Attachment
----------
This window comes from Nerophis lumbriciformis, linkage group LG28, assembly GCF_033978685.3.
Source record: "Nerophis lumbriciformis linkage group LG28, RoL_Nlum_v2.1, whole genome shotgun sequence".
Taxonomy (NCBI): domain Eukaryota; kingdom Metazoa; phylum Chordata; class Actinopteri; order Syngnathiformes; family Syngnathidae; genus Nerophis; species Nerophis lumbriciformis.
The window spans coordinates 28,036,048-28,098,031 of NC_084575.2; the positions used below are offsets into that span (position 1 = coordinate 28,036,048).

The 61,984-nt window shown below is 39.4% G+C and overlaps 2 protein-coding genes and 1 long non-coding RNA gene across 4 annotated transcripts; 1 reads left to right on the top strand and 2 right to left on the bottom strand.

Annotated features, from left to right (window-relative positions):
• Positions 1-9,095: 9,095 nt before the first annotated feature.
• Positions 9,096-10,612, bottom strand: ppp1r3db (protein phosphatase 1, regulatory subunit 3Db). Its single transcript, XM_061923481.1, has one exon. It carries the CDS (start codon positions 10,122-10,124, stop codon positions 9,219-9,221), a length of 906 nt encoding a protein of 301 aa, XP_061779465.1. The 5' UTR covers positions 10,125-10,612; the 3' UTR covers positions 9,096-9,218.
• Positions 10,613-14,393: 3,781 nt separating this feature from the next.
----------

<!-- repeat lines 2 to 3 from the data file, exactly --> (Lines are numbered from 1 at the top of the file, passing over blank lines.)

Source record: "Nerophis lumbriciformis linkage group LG28, RoL_Nlum_v2.1, whole genome shotgun sequence".
Taxonomy (NCBI): domain Eukaryota; kingdom Metazoa; phylum Chordata; class Actinopteri; order Syngnathiformes; family Syngnathidae; genus Nerophis; species Nerophis lumbriciformis.